The tug of war between reason and emotion has fueled contentious debate since the days of Socrates. But, Socrates and subsequent thinkers didn’t anticipate the influx of data in our contemporary world. Today, our modern media saturation, infinite social connection, and sensor-laden bodies and buildings mean that we create, consult, and critique data more than ever before. How does the vast amount of information – that is now literally at our fingertips – actually influence our daily decisions, and why?
Forrester’s Consumer Technographics® survey data proves that individuals are steeped in information and are keenly aware of it. In fact, the insight shows that US online adults increasingly lean on data to make daily choices across spheres of life:
And, given the abundance of information available today and the speed with which we can access it, it’s no surprise that individuals say they prefer to rely on data – rather than emotion or intuition – to inform their daily decisions. People perceive information to be more reliable than intuition, and culture encourages people to trust objective thinking over emotional response. While recent academic and business scholarship has driven awareness of emotion as a critical decision-making agent, that classic quantitative versus qualitative – or rational versus emotional – duality lingers today.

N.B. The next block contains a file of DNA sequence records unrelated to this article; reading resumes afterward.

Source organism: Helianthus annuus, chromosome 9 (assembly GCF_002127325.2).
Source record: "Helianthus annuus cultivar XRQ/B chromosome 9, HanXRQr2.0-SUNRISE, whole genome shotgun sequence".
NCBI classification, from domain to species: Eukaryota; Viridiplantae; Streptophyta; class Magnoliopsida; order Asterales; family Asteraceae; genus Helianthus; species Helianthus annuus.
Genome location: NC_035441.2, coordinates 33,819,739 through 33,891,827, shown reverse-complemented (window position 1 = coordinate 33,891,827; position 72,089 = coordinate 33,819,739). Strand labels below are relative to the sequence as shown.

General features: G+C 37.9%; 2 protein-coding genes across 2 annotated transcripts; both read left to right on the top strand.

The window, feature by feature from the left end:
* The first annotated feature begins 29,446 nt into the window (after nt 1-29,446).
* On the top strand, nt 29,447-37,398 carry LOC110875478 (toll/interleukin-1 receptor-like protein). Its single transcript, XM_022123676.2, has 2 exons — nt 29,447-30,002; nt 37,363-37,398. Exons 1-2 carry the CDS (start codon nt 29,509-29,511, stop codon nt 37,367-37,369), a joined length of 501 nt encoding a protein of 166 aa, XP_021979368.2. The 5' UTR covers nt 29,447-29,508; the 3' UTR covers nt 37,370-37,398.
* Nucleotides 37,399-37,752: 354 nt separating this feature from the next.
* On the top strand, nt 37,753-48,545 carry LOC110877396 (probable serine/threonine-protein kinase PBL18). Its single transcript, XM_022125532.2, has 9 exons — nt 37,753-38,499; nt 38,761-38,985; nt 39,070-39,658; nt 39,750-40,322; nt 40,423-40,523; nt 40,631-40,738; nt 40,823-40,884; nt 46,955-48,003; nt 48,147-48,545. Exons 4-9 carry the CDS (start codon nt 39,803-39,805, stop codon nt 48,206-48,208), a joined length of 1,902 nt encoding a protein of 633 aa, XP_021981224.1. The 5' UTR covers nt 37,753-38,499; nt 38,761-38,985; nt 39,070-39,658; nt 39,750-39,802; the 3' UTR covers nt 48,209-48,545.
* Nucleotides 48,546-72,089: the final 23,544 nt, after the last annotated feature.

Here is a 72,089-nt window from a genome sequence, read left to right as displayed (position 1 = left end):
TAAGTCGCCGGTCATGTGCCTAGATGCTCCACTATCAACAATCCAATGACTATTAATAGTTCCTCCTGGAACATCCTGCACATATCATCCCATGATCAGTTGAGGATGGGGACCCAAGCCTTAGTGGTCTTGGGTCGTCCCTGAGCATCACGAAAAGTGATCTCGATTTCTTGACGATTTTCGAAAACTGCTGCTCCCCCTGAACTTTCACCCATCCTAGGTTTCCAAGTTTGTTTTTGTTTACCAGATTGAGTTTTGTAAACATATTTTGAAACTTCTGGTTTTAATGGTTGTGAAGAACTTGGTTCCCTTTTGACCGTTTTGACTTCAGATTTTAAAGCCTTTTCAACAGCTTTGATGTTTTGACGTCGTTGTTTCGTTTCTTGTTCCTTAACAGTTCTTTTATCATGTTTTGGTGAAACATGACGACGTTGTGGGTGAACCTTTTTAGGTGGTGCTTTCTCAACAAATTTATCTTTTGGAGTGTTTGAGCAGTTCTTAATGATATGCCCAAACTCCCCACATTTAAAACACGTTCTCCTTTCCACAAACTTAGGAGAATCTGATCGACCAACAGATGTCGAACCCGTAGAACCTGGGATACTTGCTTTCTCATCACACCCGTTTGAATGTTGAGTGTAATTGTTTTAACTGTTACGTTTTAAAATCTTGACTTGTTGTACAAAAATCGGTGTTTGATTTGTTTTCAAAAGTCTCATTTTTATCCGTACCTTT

However, in our recent report, we analyzed US online adults’ data usage behaviors and attitudes to understand how individuals rely on information to make choices, and we found that the gap between reason and emotion isn’t as obvious as some might think. Ultimately, people rely on the data they trust and are most confident in their decisions when rationality and emotion align. In order to present information strategically to spur action, marketers must understand how, when, and why individuals lean on data to make choices.
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